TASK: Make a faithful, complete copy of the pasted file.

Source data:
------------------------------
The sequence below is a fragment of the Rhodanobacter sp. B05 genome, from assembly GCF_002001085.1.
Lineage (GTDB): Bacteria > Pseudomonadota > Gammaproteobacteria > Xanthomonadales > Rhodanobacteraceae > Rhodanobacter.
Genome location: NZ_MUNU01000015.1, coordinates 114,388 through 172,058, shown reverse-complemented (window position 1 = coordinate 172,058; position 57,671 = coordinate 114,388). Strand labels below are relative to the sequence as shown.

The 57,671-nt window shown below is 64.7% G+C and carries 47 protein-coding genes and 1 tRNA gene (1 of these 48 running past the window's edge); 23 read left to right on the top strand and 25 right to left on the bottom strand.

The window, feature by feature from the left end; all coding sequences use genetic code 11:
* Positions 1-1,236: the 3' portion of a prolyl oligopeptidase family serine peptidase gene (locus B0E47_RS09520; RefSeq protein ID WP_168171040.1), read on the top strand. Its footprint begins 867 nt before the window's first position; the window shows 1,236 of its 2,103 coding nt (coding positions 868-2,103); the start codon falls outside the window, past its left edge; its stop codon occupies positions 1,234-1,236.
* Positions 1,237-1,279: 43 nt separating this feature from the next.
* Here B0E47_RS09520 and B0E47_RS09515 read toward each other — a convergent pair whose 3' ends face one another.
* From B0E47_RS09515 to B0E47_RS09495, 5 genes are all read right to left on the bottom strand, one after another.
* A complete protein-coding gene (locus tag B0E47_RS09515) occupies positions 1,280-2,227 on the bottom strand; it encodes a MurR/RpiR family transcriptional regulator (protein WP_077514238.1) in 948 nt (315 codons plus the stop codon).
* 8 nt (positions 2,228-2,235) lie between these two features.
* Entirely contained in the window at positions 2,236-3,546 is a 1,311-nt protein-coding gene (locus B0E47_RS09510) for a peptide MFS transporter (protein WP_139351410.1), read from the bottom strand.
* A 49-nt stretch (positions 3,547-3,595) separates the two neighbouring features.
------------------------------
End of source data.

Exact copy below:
The sequence below is a fragment of the Rhodanobacter sp. B05 genome, from assembly GCF_002001085.1.
Lineage (GTDB): Bacteria > Pseudomonadota > Gammaproteobacteria > Xanthomonadales > Rhodanobacteraceae > Rhodanobacter.
Genome location: NZ_MUNU01000015.1, coordinates 114,388 through 172,058, shown reverse-complemented (window position 1 = coordinate 172,058; position 57,671 = coordinate 114,388). Strand labels below are relative to the sequence as shown.

The 57,671-nt window shown below is 64.7% G+C and carries 47 protein-coding genes and 1 tRNA gene (1 of these 48 running past the window's edge); 23 read left to right on the top strand and 25 right to left on the bottom strand.

The window, feature by feature from the left end; all coding sequences use genetic code 11:
* Positions 1-1,236: the 3' portion of a prolyl oligopeptidase family serine peptidase gene (locus B0E47_RS09520; RefSeq protein ID WP_168171040.1), read on the top strand. Its footprint begins 867 nt before the window's first position; the window shows 1,236 of its 2,103 coding nt (coding positions 868-2,103); the start codon falls outside the window, past its left edge; its stop codon occupies positions 1,234-1,236.
* Positions 1,237-1,279: 43 nt separating this feature from the next.
* Here B0E47_RS09520 and B0E47_RS09515 read toward each other — a convergent pair whose 3' ends face one another.
* From B0E47_RS09515 to B0E47_RS09495, 5 genes are all read right to left on the bottom strand, one after another.
* A complete protein-coding gene (locus tag B0E47_RS09515) occupies positions 1,280-2,227 on the bottom strand; it encodes a MurR/RpiR family transcriptional regulator (protein WP_077514238.1) in 948 nt (315 codons plus the stop codon).
* 8 nt (positions 2,228-2,235) lie between these two features.
* Entirely contained in the window at positions 2,236-3,546 is a 1,311-nt protein-coding gene (locus B0E47_RS09510) for a peptide MFS transporter (protein WP_139351410.1), read from the bottom strand.
* A 49-nt stretch (positions 3,547-3,595) separates the two neighbouring features.